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When a wing accumulates irregularities such as insects or dirt on the leading edge, its performance decreases. There are two main effects of this which are explained in https://aviation.stackexchange.com/a/16956/63452.

However, I do not understand is why stall angle and lift coefficient are reduced. That is, at sufficiently high Re (3e6, very common in aerospace applications) the boundary layer becomes turbulent, regardless the presence of contamination, almost directly at the leading edge at moderately high angles of attack (10 degrees).

What is the reason that a contaminated airfoil stalls earlier given that the boundary layer characteristics are the same?

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  • $\begingroup$ At those Reynolds numbers and AoA a modern airplane should have some 20 to 50% of the chord with laminar boundary layer, so dirt can make a difference. $\endgroup$
    – sophit
    Commented Feb 22, 2023 at 13:28
  • $\begingroup$ Oke, suppose we increase the aoa to 10 degrees. XFOIL shows transitioning at 0.02c for NACA4412 at Re = 3e6. This is also the region where stall is starting for contaminated leading edges and not for clean leading edges. PS I made an edit to the question for this case $\endgroup$
    – lWindy
    Commented Feb 22, 2023 at 13:44
  • $\begingroup$ Well, I think that the answer you linked answers in a very good way your question. Turbolent boundary layer implies higher quantity of air's speed which is eaten up by viscous friction. This gives both higher drag and less inertia against rise of pressure in the aft part of the airfoil which is what cause stall. Dirt, promoting an earlier transition from laminar to turbolent, makes these effects worse. $\endgroup$
    – sophit
    Commented Feb 22, 2023 at 14:22
  • $\begingroup$ As I mentioned, the transition happens almost instantly. Therefore, how can dirt 'turbulate' the already turbulent boundary layer and thereby change the stall behaviour? $\endgroup$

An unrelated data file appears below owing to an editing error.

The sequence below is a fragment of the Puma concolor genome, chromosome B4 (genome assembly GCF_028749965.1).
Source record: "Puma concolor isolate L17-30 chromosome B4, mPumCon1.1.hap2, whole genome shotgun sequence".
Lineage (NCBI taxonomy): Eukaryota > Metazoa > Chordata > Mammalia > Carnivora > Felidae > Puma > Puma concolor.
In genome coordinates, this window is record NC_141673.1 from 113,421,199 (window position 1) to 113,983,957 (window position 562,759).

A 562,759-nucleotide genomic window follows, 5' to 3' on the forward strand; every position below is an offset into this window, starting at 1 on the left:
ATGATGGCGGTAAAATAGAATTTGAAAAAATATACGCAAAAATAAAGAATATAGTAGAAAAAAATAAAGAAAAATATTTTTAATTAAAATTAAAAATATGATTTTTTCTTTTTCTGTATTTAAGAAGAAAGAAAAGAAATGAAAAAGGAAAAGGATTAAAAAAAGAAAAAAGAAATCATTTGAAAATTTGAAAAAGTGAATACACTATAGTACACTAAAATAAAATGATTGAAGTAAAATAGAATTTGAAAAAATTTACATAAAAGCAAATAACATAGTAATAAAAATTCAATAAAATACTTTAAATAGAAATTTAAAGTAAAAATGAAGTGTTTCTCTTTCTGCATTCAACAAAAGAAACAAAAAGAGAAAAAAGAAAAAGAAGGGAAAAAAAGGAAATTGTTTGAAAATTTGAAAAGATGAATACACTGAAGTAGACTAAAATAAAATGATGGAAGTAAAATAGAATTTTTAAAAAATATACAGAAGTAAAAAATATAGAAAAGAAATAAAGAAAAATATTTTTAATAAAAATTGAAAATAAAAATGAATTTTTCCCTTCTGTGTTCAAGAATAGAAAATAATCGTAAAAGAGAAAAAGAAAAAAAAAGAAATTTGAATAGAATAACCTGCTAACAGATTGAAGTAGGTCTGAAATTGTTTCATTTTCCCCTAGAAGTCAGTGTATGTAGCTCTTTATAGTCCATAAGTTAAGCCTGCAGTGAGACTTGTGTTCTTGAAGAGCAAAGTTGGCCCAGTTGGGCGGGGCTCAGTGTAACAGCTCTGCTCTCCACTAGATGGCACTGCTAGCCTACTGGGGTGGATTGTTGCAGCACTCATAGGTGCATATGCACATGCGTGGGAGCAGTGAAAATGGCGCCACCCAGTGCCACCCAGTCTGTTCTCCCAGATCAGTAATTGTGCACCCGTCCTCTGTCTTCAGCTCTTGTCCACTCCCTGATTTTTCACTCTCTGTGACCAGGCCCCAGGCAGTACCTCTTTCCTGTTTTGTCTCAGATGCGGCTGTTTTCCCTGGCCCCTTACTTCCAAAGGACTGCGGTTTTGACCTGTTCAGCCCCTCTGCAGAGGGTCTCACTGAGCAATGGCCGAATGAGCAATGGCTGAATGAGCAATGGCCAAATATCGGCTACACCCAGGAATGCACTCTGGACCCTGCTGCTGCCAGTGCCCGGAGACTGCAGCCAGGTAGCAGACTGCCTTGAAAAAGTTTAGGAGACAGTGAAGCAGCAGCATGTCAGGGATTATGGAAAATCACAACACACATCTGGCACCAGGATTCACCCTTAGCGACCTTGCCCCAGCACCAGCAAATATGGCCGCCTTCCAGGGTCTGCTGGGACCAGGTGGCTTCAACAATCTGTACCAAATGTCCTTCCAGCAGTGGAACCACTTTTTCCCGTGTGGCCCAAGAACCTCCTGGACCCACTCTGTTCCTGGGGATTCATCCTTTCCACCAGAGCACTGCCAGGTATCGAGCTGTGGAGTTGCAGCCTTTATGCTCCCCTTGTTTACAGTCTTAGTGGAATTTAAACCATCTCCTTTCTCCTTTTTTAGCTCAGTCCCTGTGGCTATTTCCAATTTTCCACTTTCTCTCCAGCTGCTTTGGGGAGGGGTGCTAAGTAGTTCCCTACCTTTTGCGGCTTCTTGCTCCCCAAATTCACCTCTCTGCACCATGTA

– lWindy
    Commented Feb 22, 2023 at 14:44
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    $\begingroup$ Dirt accumulates on the leading edge and therefore it "turbulates" the laminar part of the boundary layer, not the already turbolent one. This makes the airfoil stall a couple of degrees in advance and at a lower lift coefficient and higher drag coefficient. $\endgroup$
    – sophit
    Commented Feb 22, 2023 at 14:55

1 Answer 1

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What is the reason that a contaminated airfoil stalls earlier given that the boundary layer characteristics are the same?

But they are not the same! This problem had already been studied to death by at least 50 years ago, and now there has been nearly a century of study on exactly this problem. F.X. Wortmann has commented on this before saying that the issue lies with the fact that the laminar boundary layer downstream of the instability point is a strong amplifier for incoming perturbations. Wortmann makes note of a rather startling fact: 'If we compare the roughness height, which will not shift the transition and not increase skin friction, we find for higher Reynolds numbers that the turbulent boundary layer requires usually a smoother surface than the laminar flow…

In particular, if the laminar boundary layer is prematurely tripped to become turbulent, the relationship between momentum thickness and displacement thickness becomes altered and the turbulent boundary layer becomes loaded by the intense pressure gradient. Consequently, the turbulent boundary layer can no longer remain attached against the increasing pressure gradient and therefore becomes abruptly detached. As Wortmann notes, ‘[t]his… example illuminates the well-known fact that changes in surface condition and hence boundary layer condition at the nose [of the airfoil] can have drastic effects near maximum lift. Sometimes one [wishes the] designer[s], builders and users of aircraft would be more aware of this fact.’

Reference: Wortmann, FX, 1976. Airfoil Synthesis Techniques. Institut fur Aerodynamik und Gasdynamik, Stuttgart, in cooperation with Department of Aerospace Engineering, University of Texas, Arlington. A scanned third-order copy with Wortmann’s hand-written margin notes, is available on the internet. Read carefully and understand the math. Richard Eppler has also exhaustively investigated turbulent separation.

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